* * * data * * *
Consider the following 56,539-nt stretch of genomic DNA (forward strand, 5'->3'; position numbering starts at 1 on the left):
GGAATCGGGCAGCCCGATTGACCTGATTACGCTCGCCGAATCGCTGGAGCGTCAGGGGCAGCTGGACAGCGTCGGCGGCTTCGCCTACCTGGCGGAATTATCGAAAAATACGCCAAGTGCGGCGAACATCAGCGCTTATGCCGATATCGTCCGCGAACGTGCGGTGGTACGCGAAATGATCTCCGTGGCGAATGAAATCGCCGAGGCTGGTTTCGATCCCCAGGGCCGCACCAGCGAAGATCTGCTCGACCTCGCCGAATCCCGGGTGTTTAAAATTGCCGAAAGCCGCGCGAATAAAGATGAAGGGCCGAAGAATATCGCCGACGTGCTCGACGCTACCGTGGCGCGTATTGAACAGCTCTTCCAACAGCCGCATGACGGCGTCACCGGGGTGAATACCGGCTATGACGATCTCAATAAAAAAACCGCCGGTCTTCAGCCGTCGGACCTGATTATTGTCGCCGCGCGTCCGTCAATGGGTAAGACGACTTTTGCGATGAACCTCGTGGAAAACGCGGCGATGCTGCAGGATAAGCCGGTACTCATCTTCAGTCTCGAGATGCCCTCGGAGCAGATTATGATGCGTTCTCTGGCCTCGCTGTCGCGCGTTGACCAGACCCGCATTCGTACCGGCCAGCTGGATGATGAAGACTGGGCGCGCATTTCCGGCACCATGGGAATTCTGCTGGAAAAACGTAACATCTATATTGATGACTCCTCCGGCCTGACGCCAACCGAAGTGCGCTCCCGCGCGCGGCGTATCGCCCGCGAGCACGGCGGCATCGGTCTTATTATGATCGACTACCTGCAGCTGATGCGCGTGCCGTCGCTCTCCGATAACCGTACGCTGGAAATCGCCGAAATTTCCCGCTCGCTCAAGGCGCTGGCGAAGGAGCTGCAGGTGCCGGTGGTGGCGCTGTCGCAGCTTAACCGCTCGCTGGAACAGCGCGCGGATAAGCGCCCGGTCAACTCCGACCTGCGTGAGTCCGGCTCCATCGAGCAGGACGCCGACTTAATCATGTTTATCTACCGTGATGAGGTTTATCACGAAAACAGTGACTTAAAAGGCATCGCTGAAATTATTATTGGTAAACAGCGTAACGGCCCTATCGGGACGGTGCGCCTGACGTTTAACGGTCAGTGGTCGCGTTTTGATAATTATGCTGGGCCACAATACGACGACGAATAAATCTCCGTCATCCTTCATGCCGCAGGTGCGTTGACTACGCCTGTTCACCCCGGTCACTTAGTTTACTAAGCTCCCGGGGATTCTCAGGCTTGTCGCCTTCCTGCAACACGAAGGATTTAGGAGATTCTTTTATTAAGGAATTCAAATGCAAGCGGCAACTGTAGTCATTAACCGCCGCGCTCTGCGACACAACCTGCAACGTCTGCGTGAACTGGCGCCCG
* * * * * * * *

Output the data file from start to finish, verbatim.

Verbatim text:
Consider the following 56,539-nt stretch of genomic DNA (forward strand, 5'->3'; position numbering starts at 1 on the left):
GGAATCGGGCAGCCCGATTGACCTGATTACGCTCGCCGAATCGCTGGAGCGTCAGGGGCAGCTGGACAGCGTCGGCGGCTTCGCCTACCTGGCGGAATTATCGAAAAATACGCCAAGTGCGGCGAACATCAGCGCTTATGCCGATATCGTCCGCGAACGTGCGGTGGTACGCGAAATGATCTCCGTGGCGAATGAAATCGCCGAGGCTGGTTTCGATCCCCAGGGCCGCACCAGCGAAGATCTGCTCGACCTCGCCGAATCCCGGGTGTTTAAAATTGCCGAAAGCCGCGCGAATAAAGATGAAGGGCCGAAGAATATCGCCGACGTGCTCGACGCTACCGTGGCGCGTATTGAACAGCTCTTCCAACAGCCGCATGACGGCGTCACCGGGGTGAATACCGGCTATGACGATCTCAATAAAAAAACCGCCGGTCTTCAGCCGTCGGACCTGATTATTGTCGCCGCGCGTCCGTCAATGGGTAAGACGACTTTTGCGATGAACCTCGTGGAAAACGCGGCGATGCTGCAGGATAAGCCGGTACTCATCTTCAGTCTCGAGATGCCCTCGGAGCAGATTATGATGCGTTCTCTGGCCTCGCTGTCGCGCGTTGACCAGACCCGCATTCGTACCGGCCAGCTGGATGATGAAGACTGGGCGCGCATTTCCGGCACCATGGGAATTCTGCTGGAAAAACGTAACATCTATATTGATGACTCCTCCGGCCTGACGCCAACCGAAGTGCGCTCCCGCGCGCGGCGTATCGCCCGCGAGCACGGCGGCATCGGTCTTATTATGATCGACTACCTGCAGCTGATGCGCGTGCCGTCGCTCTCCGATAACCGTACGCTGGAAATCGCCGAAATTTCCCGCTCGCTCAAGGCGCTGGCGAAGGAGCTGCAGGTGCCGGTGGTGGCGCTGTCGCAGCTTAACCGCTCGCTGGAACAGCGCGCGGATAAGCGCCCGGTCAACTCCGACCTGCGTGAGTCCGGCTCCATCGAGCAGGACGCCGACTTAATCATGTTTATCTACCGTGATGAGGTTTATCACGAAAACAGTGACTTAAAAGGCATCGCTGAAATTATTATTGGTAAACAGCGTAACGGCCCTATCGGGACGGTGCGCCTGACGTTTAACGGTCAGTGGTCGCGTTTTGATAATTATGCTGGGCCACAATACGACGACGAATAAATCTCCGTCATCCTTCATGCCGCAGGTGCGTTGACTACGCCTGTTCACCCCGGTCACTTAGTTTACTAAGCTCCCGGGGATTCTCAGGCTTGTCGCCTTCCTGCAACACGAAGGATTTAGGAGATTCTTTTATTAAGGAATTCAAATGCAAGCGGCAACTGTAGTCATTAACCGCCGCGCTCTGCGACACAACCTGCAACGTCTGCGTGAACTGGCGCCCG